Colon cancer symptoms may include changes in bowel movements or stool shape. However, there is no specific colon cancer stool shape. Regular screenings are the best way to identify signs of colon cancer early.

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Colon cancer begins in the colon but can spread to other body parts. Symptoms vary between individuals, though some people may not experience any symptoms.

This article will review common symptoms of colon cancer. It will also discuss the disease’s complications, diagnosis, stages, and outlook.

Some people with colon cancer may pass more narrow stools than usual. In some instances, this could indicate a blockage within the colon. For example, a tumor in the colon could restrict the space a stool has to pass through.

However, narrow stools can occur for various reasons, which are not a sure sign of colon cancer. People with colon cancer often experience bowel movement changes, but no single stool shape indicates this disease.

The symptoms of colon cancer depend on the individual and the disease stage. Some people may experience symptoms, while others may experience few symptoms, if any.

The more common symptoms of colon cancer may include the following:

Symptoms of advanced colon cancer

In advanced cases of colon cancer, tumors may spread to other parts of the body. Colon cancer may cause symptoms, such as jaundice or abdominal pain, if it has spread to the liver. If it has spread to the lungs, colon cancer could also cause a cough and trouble breathing.

However, many of these abdominal or gastrointestinal signs and symptoms can also indicate other conditions, such as certain infections, irritable bowel syndrome, or inflammatory bowel disease.

Individuals experiencing gastrointestinal symptoms or changes to their bowels should speak with a medical professional to determine the cause.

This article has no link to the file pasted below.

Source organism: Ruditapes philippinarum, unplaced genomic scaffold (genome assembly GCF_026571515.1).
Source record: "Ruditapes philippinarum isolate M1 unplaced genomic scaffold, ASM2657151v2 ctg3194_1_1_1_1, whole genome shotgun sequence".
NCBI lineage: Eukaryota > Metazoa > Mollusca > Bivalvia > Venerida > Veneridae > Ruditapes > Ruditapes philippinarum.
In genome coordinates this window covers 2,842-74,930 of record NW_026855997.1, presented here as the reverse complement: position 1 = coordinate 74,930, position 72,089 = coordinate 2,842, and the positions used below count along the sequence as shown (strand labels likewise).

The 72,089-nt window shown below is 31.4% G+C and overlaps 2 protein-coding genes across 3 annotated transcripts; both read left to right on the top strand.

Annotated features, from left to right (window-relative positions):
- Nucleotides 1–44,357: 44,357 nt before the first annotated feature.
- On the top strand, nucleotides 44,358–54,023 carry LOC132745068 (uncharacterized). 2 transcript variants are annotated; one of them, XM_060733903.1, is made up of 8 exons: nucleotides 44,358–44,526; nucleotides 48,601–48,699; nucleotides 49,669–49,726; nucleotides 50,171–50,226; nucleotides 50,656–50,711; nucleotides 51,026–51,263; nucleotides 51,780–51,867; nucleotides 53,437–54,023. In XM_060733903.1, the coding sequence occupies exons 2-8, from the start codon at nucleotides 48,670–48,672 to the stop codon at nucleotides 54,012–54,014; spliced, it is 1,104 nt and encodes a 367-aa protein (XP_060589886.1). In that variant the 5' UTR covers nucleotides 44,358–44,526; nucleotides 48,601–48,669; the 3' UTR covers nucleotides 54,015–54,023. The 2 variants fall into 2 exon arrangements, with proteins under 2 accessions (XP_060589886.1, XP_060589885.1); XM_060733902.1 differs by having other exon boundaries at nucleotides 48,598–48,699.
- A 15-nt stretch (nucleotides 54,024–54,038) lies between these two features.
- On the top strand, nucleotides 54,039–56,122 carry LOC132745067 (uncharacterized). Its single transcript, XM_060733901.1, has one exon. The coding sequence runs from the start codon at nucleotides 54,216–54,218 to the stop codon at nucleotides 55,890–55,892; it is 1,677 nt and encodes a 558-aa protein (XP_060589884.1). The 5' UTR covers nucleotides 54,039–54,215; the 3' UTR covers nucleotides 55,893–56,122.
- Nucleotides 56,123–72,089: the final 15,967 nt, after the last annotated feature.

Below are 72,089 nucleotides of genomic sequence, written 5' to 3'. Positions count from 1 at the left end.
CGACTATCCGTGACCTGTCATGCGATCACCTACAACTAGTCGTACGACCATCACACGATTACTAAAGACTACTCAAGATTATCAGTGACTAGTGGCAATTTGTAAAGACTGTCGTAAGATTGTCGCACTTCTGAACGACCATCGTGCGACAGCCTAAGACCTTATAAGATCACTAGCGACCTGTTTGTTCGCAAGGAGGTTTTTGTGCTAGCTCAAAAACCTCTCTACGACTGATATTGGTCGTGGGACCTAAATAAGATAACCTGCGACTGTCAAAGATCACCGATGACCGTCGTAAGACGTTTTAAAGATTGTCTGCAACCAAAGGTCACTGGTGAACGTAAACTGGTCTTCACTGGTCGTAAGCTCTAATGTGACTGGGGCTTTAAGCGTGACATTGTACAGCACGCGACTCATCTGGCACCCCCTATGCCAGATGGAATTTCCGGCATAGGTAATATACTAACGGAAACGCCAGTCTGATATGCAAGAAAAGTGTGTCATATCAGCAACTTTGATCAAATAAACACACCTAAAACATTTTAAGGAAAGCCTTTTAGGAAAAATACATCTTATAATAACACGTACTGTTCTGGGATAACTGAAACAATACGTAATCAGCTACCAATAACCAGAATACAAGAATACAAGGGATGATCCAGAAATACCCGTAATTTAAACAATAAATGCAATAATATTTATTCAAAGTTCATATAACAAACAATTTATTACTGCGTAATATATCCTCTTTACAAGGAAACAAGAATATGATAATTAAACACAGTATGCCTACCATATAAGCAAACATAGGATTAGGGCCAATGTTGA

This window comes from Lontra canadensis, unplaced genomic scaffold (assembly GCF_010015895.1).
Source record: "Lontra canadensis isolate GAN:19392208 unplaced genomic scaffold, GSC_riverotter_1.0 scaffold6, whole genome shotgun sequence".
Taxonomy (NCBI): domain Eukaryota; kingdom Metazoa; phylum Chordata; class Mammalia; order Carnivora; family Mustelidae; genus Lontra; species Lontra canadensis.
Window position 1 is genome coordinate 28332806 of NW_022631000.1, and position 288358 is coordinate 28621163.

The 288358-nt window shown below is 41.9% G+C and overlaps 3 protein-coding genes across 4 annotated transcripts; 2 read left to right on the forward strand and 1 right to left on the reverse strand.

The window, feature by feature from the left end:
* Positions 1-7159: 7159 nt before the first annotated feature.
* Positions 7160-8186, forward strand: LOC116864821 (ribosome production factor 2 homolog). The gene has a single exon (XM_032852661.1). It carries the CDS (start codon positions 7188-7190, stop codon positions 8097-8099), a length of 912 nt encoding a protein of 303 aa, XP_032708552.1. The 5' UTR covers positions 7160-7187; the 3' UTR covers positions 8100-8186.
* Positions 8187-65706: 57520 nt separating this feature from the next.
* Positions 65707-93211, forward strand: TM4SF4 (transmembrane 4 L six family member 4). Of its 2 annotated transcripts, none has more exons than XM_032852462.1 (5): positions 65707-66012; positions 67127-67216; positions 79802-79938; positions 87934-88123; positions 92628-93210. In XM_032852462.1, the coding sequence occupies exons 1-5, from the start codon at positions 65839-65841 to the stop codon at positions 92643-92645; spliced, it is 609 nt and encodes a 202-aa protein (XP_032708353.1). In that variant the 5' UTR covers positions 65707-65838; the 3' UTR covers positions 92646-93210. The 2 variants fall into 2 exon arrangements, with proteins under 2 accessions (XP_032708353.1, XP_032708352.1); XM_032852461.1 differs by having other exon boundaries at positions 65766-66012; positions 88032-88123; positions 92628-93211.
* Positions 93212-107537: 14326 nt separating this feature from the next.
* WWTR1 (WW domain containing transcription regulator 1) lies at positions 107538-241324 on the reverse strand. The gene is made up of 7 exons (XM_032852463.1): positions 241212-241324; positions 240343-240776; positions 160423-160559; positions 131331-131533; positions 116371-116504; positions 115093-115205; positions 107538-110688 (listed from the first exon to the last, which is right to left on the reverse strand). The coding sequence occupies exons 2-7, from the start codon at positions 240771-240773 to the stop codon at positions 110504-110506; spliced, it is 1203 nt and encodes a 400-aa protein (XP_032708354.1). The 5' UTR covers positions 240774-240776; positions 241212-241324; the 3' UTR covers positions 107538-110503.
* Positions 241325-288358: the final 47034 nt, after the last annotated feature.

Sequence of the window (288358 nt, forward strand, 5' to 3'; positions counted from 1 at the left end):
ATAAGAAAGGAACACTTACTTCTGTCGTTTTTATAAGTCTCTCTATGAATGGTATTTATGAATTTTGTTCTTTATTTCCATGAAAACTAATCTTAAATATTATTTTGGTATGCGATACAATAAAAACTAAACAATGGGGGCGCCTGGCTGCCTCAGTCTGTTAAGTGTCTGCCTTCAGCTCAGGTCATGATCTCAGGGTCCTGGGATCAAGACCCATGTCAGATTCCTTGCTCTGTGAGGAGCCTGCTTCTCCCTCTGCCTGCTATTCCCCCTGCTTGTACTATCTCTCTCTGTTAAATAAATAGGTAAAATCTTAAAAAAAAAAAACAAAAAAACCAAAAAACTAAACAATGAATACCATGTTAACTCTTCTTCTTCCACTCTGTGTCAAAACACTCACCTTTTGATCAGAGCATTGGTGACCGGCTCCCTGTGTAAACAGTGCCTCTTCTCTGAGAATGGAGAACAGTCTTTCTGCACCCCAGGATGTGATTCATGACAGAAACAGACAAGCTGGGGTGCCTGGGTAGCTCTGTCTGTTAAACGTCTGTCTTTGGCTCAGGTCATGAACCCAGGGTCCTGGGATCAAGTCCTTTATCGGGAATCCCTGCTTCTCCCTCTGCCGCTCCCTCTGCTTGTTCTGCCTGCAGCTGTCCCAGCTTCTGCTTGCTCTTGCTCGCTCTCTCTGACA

The most common colon cancer complications include obstruction, perforation, and bleeding. Tumors growing within the colon can block or obstruct the bowels. They can also tear or perforate affected parts of the colon.

As many as 50% of people with colon cancer also report bleeding. However, although this is a common complication, it is not typically a serious concern.

There are many tests within the colon cancer diagnostic process. A doctor may first perform a physical exam and review an individual’s family and medical history. They may also ask individuals to bring in a stool sample for analysis.

After an initial exam, blood tests can help screen for signs of colon cancer. These tests may indicate the presence or spread of colon tumors.

A medical professional will perform a colonoscopy to confirm a colon cancer diagnosis. If a colonoscopy reveals areas of suspected cancer, a doctor can send small samples of these areas to the lab for further testing. Lab and imaging tests can confirm the presence and stage of the disease.

Colon cancer stages

Colon cancer staging indicates how much the disease has grown and spread. Staging for colon cancer typically involves:

  • Stage 0: Atypical cells appear on the inner wall of the colon.
  • Stage 1: The cancer has grown on the inner colon wall and spread to nearby tissue layers.
  • Stage 2: The cancer has spread to other parts of the colon or nearby organs.
  • Stage 3: The cancer has spread through the colon and may have reached several lymph nodes.
  • Stage 4: The cancer has spread to distant organs or lymph nodes.

Individuals who receive a colon cancer diagnosis in the early stages have a higher likelihood of fully recovering.

About 90% of people who receive an early diagnosis of colon cancer will survive for at least 5 years. That number drops to about 14% for individuals whose colon cancer has spread beyond the regional area of the colon. The overall 5-year survival rate for colon cancer is 64% for all stages combined.

The risk of cancer returning decreases significantly after an individual has been symptom-free for 5 years. However, it is still possible for the disease to recur after this period.

The best way to reduce the risk of colon cancer is to get regular screenings. The Centers for Disease Control and Prevention (CDC) recommend screening for adults between 45 and 75 years old. A person can speak with a doctor to learn more about how to get screened and how often screenings are necessary.

The symptoms of colon cancer may affect bowel movements and stool. However, colon cancer does not typically affect stool shape — no specific stool shape indicates colon cancer.

Some people with colon cancer may not experience any symptoms of this disease. Getting regular screenings for colon cancer is the best way to find the condition early. An early colon cancer diagnosis dramatically increases the likelihood of responding fully to treatment.

Individuals with concerns about bowel changes or other potential symptoms should consult a doctor. Only a healthcare professional can help determine the cause of these symptoms.